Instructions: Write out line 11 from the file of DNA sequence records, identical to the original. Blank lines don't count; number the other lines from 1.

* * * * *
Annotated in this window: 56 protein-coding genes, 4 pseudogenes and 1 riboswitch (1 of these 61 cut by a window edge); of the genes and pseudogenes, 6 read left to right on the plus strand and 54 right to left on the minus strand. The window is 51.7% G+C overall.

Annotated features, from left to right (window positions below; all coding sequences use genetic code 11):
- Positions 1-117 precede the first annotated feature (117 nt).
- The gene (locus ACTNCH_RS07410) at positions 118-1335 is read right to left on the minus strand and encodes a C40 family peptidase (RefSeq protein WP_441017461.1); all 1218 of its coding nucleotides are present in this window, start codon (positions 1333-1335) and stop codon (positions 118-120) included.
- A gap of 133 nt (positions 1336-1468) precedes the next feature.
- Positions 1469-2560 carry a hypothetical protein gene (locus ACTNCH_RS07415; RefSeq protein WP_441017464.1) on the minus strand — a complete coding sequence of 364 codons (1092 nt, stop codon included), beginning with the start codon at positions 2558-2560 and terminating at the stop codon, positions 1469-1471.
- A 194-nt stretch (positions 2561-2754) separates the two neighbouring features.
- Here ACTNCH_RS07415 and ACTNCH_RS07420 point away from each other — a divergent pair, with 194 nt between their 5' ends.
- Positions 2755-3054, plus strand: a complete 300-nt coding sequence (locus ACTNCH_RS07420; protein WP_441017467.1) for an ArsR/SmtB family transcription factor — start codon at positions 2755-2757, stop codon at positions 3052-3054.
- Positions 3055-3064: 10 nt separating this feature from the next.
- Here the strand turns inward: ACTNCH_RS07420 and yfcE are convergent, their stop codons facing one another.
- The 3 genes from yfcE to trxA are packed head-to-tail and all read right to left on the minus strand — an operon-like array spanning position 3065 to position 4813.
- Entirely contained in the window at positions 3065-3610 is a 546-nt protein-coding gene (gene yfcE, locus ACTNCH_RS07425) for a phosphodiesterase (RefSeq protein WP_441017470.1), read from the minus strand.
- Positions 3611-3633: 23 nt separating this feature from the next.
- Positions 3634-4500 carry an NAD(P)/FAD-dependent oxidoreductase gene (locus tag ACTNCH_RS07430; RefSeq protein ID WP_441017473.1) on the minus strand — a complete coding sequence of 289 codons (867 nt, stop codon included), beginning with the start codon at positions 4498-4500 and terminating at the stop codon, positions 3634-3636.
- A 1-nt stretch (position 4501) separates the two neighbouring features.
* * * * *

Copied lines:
- Here the strand turns inward: ACTNCH_RS07420 and yfcE are convergent, their stop codons facing one another.